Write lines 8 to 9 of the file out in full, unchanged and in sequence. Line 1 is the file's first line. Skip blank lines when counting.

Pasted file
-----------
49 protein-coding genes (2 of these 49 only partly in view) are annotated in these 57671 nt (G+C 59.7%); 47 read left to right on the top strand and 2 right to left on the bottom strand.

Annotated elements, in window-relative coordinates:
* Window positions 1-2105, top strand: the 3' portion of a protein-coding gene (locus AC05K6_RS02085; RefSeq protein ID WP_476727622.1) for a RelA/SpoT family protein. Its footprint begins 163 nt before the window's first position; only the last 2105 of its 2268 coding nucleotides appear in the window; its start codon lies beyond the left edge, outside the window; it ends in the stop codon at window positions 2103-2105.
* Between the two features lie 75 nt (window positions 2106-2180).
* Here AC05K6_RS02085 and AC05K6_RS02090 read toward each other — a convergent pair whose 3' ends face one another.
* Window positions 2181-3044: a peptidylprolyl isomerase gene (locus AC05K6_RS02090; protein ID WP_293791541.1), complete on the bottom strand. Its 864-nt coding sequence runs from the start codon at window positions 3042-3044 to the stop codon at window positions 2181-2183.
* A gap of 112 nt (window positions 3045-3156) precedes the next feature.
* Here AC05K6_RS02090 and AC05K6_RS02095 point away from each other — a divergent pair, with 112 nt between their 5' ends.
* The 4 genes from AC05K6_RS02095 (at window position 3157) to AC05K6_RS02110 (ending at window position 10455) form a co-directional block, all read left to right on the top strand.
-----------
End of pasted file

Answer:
* Here AC05K6_RS02090 and AC05K6_RS02095 point away from each other — a divergent pair, with 112 nt between their 5' ends.
* The 4 genes from AC05K6_RS02095 (at window position 3157) to AC05K6_RS02110 (ending at window position 10455) form a co-directional block, all read left to right on the top strand.